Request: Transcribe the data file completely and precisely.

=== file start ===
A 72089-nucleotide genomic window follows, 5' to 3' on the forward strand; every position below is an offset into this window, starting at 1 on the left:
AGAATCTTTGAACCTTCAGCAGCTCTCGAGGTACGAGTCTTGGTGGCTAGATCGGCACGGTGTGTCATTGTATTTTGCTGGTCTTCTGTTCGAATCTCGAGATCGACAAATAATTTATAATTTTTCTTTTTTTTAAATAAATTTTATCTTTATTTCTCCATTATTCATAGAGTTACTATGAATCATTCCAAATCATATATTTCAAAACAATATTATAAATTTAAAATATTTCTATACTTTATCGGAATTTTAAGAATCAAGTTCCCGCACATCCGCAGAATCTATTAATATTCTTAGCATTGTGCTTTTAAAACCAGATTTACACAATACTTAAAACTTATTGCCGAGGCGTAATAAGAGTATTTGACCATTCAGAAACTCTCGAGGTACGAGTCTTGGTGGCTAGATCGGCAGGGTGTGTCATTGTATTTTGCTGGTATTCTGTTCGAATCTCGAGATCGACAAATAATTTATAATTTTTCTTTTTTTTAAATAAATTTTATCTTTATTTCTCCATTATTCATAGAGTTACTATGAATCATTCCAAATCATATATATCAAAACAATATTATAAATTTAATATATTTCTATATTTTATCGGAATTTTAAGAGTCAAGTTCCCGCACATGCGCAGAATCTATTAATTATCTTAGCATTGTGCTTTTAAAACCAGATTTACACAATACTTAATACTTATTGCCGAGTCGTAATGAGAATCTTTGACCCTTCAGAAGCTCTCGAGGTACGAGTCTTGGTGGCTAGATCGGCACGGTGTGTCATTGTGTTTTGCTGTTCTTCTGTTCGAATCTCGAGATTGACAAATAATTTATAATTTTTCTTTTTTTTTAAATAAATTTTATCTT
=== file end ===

A 72089-nucleotide genomic window follows, 5' to 3' on the forward strand; every position below is an offset into this window, starting at 1 on the left:
AGAATCTTTGAACCTTCAGCAGCTCTCGAGGTACGAGTCTTGGTGGCTAGATCGGCACGGTGTGTCATTGTATTTTGCTGGTCTTCTGTTCGAATCTCGAGATCGACAAATAATTTATAATTTTTCTTTTTTTTAAATAAATTTTATCTTTATTTCTCCATTATTCATAGAGTTACTATGAATCATTCCAAATCATATATTTCAAAACAATATTATAAATTTAAAATATTTCTATACTTTATCGGAATTTTAAGAATCAAGTTCCCGCACATCCGCAGAATCTATTAATATTCTTAGCATTGTGCTTTTAAAACCAGATTTACACAATACTTAAAACTTATTGCCGAGGCGTAATAAGAGTATTTGACCATTCAGAAACTCTCGAGGTACGAGTCTTGGTGGCTAGATCGGCAGGGTGTGTCATTGTATTTTGCTGGTATTCTGTTCGAATCTCGAGATCGACAAATAATTTATAATTTTTCTTTTTTTTAAATAAATTTTATCTTTATTTCTCCATTATTCATAGAGTTACTATGAATCATTCCAAATCATATATATCAAAACAATATTATAAATTTAATATATTTCTATATTTTATCGGAATTTTAAGAGTCAAGTTCCCGCACATGCGCAGAATCTATTAATTATCTTAGCATTGTGCTTTTAAAACCAGATTTACACAATACTTAATACTTATTGCCGAGTCGTAATGAGAATCTTTGACCCTTCAGAAGCTCTCGAGGTACGAGTCTTGGTGGCTAGATCGGCACGGTGTGTCATTGTGTTTTGCTGTTCTTCTGTTCGAATCTCGAGATTGACAAATAATTTATAATTTTTCTTTTTTTTTAAATAAATTTTATCTT